24 Apr 2006, 16:43

  5. James


    It's a lot more complex than that I'm afraid, and I don't have the full answer off the top of my head. The Monarchy is not self-financing entirely, it receives money known as the 'civil list' as well as its private income. Charles as Prince of Wales has a privately owned trust income from the Duchy of Cornwall, and the Windsors own a lot of their properties including, for example, Sandringham and Balmoral themselves (not sure about Buck House, I think not). On the other hand one reason that they've been able to accrue such large wealth is exemption from inheritance tax and death duties, the sort that have lead to many other great estates being broken up or sold to the National Trust. The tax position generally regarding the monarchy has changed considerably over the Queen's lifetime, if I remember rightly (I'm doing all this from memory), lessening the burden on the taxpayer. I am sure that it would be possible for it to be virtually self-funding. You also have to take into account, to be fair, the fact that the Royal Family is a great tourist attraction and earns the country large sums that way.

    Now to answer your questions. Yes the Queen has been far more discreet than Charles, but she does give the PM a weekly audience (the little climber Blair described it as being the other way around on the No. 10 website, so I read in the Spectator) and no doubt passes on some views then, though I've no doubt in a good deal less confrontational and controversial manner than Charles. It certainly is in her interest to be discreet and never be seen to air any political views. You could not defend an unelected head of state otherwise.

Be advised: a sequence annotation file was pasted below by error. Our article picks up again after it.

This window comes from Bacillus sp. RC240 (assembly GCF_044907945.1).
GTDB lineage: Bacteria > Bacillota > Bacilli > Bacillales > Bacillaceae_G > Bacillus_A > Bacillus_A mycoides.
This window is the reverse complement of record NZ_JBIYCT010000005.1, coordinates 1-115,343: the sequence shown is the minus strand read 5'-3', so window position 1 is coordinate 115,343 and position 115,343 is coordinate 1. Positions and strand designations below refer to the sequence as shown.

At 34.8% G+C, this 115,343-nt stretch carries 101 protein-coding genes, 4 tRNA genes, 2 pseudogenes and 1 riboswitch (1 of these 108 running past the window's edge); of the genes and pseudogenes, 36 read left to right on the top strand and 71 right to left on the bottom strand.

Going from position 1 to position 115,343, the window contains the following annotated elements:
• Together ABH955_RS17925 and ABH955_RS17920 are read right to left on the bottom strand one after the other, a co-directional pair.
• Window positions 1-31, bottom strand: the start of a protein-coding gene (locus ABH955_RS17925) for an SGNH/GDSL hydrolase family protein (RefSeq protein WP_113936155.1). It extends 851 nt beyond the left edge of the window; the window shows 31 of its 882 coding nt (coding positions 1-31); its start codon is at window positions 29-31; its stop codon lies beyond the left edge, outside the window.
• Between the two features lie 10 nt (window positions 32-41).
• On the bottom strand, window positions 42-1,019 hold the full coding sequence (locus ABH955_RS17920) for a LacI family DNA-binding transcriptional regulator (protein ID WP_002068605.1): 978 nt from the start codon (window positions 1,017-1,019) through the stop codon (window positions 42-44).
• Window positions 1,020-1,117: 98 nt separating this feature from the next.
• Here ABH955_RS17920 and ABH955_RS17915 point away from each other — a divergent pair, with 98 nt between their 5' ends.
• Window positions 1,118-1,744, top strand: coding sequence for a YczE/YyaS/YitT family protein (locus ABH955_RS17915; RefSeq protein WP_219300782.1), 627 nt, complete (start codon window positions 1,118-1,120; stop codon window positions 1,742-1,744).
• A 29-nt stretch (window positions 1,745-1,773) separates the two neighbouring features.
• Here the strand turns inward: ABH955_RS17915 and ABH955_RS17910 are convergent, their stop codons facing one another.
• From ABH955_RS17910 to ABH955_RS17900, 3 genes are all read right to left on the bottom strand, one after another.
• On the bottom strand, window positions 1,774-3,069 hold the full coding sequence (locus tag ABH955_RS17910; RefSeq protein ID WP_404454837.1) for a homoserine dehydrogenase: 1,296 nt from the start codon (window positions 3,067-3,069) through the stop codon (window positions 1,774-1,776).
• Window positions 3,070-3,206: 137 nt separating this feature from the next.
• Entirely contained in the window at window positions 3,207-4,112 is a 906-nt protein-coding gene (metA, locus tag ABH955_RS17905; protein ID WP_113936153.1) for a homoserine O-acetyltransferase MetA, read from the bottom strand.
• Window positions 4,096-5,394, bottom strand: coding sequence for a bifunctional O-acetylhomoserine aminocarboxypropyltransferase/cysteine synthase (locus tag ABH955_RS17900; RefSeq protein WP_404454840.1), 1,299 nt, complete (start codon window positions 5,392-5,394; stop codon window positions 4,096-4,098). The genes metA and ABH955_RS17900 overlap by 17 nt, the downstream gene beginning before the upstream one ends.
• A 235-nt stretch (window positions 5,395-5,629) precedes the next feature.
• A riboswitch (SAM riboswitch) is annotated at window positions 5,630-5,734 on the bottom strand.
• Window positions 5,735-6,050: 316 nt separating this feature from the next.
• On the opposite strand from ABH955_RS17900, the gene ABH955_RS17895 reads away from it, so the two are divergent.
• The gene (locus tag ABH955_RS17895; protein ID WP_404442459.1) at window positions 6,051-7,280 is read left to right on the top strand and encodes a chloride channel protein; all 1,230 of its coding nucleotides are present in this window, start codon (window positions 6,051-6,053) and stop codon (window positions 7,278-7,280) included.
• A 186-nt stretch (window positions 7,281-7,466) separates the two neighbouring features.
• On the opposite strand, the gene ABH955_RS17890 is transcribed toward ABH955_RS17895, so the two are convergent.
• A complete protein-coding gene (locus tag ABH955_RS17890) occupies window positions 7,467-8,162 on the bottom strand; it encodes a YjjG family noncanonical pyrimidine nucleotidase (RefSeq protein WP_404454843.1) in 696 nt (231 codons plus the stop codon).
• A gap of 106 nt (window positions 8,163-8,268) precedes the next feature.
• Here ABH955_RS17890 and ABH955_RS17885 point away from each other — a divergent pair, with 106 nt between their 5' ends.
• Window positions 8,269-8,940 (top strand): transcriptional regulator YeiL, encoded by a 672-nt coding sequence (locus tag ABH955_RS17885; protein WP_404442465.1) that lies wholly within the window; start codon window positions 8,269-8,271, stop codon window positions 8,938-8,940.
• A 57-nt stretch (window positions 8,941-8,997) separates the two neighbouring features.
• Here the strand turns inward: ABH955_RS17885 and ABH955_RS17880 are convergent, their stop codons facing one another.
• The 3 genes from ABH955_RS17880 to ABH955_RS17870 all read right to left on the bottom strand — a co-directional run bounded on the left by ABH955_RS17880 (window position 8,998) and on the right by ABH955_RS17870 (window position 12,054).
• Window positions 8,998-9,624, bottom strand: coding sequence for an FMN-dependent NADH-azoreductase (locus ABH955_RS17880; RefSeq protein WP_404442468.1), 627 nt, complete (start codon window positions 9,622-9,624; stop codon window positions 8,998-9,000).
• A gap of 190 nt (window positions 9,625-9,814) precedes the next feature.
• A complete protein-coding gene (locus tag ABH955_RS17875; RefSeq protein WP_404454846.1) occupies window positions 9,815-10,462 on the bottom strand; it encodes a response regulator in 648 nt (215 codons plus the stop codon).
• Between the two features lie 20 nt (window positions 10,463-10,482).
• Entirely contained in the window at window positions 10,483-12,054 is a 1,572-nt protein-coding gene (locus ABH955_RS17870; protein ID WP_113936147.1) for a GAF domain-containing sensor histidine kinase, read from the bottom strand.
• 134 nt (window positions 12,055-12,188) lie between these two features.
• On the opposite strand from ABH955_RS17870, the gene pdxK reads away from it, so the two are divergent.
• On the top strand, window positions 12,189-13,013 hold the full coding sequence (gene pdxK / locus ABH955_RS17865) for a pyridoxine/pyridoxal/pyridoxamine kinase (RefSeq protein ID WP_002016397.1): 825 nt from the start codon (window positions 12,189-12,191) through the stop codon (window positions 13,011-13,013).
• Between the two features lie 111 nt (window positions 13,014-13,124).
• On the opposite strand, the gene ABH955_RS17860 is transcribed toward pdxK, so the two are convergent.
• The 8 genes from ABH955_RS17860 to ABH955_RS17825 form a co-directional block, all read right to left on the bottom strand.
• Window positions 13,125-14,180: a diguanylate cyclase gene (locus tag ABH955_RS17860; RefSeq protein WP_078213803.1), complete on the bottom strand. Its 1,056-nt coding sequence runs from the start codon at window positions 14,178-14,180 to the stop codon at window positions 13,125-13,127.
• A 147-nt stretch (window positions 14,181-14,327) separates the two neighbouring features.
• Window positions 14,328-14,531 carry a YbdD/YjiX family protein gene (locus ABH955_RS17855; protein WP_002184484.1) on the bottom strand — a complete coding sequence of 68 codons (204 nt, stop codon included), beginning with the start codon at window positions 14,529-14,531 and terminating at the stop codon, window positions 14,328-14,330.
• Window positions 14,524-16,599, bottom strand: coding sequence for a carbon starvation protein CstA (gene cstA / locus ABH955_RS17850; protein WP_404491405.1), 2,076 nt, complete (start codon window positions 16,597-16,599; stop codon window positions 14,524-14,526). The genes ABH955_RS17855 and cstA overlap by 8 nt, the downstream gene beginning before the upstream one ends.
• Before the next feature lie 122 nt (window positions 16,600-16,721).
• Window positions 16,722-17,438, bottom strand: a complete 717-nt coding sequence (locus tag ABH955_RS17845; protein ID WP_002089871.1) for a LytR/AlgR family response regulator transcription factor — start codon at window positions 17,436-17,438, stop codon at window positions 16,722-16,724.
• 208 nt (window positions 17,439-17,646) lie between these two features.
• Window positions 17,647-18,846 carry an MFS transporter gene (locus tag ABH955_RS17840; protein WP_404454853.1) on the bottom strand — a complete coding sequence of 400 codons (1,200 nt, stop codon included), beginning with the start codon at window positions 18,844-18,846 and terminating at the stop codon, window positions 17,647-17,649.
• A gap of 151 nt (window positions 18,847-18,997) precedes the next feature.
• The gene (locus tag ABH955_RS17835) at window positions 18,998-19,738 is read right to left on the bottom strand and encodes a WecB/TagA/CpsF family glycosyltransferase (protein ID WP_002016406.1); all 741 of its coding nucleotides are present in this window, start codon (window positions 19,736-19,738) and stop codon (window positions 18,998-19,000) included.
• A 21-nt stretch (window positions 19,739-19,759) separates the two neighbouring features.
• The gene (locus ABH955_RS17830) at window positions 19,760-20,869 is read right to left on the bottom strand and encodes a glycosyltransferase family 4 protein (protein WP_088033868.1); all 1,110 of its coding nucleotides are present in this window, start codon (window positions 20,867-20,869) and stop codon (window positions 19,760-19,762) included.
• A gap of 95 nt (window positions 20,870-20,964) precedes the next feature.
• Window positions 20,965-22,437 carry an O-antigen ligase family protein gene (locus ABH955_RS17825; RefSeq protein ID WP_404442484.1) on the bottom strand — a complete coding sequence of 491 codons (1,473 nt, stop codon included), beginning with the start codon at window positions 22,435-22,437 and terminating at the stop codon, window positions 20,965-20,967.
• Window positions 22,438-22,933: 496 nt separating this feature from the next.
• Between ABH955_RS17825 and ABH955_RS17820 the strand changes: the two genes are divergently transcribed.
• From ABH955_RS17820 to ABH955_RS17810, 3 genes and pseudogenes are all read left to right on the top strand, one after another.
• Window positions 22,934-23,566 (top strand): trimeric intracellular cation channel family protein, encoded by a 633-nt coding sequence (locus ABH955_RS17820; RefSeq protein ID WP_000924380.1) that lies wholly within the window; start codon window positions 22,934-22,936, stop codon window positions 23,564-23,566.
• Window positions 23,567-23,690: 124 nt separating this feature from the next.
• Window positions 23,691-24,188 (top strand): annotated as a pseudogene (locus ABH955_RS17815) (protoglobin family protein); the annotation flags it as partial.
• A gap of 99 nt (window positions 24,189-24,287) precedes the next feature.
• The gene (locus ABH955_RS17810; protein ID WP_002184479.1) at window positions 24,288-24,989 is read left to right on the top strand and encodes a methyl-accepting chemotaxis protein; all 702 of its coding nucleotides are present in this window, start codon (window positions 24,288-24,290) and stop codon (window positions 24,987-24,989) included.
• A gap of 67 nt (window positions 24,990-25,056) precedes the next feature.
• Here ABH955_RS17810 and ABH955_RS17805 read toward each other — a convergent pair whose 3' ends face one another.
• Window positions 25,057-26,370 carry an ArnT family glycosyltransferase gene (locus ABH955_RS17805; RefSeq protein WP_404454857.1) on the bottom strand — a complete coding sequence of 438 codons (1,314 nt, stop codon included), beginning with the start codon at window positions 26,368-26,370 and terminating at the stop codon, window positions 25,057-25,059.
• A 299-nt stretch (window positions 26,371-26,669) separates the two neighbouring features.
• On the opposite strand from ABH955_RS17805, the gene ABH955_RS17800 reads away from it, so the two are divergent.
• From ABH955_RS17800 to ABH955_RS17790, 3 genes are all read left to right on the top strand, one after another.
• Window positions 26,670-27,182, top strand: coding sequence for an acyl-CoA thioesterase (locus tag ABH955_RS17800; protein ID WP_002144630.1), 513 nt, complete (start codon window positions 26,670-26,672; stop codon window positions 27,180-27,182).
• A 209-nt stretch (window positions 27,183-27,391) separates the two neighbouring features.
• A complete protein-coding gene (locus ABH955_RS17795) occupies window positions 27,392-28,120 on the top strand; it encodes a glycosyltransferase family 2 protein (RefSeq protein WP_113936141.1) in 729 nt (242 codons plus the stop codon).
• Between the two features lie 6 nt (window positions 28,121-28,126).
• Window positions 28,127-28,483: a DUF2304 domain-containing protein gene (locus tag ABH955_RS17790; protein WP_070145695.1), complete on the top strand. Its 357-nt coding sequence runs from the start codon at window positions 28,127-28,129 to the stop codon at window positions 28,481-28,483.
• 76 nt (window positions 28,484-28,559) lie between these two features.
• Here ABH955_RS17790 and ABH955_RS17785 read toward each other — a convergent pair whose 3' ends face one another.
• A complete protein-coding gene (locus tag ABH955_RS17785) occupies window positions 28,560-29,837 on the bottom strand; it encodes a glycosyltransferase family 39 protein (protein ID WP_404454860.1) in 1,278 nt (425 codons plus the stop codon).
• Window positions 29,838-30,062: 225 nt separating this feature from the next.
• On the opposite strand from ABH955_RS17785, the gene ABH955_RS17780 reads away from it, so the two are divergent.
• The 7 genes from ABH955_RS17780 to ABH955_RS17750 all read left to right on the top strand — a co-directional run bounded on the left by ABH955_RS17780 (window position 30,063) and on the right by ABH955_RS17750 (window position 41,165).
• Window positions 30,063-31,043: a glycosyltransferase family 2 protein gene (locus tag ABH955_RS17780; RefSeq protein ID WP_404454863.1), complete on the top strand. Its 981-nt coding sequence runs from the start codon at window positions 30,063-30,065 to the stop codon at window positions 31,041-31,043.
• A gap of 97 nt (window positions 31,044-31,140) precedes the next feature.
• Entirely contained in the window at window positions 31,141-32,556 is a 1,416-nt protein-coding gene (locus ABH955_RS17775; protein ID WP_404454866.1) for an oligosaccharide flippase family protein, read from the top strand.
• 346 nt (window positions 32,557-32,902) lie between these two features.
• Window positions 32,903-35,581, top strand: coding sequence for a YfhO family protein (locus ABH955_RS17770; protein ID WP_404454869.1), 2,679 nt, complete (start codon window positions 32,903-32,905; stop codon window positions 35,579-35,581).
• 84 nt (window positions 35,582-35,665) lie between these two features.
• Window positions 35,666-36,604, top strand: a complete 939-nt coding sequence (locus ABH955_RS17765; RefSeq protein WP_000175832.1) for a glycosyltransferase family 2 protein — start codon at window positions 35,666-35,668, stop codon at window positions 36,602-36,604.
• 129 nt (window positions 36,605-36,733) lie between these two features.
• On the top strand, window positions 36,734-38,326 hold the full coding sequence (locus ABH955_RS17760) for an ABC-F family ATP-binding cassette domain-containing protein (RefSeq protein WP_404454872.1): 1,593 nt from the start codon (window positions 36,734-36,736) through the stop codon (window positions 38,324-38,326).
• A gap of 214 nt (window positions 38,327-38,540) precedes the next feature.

The role is normally that of a figurehead except if we ever had a hung Parliament. It is the Queen who chooses the PM under our constitutional arrangements – she does so on the basis of whichever minister can command a majority in the house. Usually that's obvious, but it would not be in a hung parliament. Such would be more likely if we ever moved to proportional representation. And the Queen also has residual powers to refuse to give royal assent to bills and to dismiss the PM of the day. You might say it would never happen, but the latter happened to the Australian PM, Gough Whitlam, in the 1970s (dismissed by the Queen's representative, the Governor General). Whether those powers should vest in an unelected person is another matter, but as with much of the British Constitution, it works alright if those involved remember what they're supposed to be about, and don't get inflated ideas. It has been characteristic of the Blair gvt that people forget their normal constitutional restraints – Lord Irvine and his soliticitations for funds, Lord Goldsmith and his shirking of the Attorney-General's role in favour of his party's interest, etc. Ironically Charles has been busily doing the same on his part, by writing those angry missives which get leaked to the press.

    24 Apr 2006, 18:16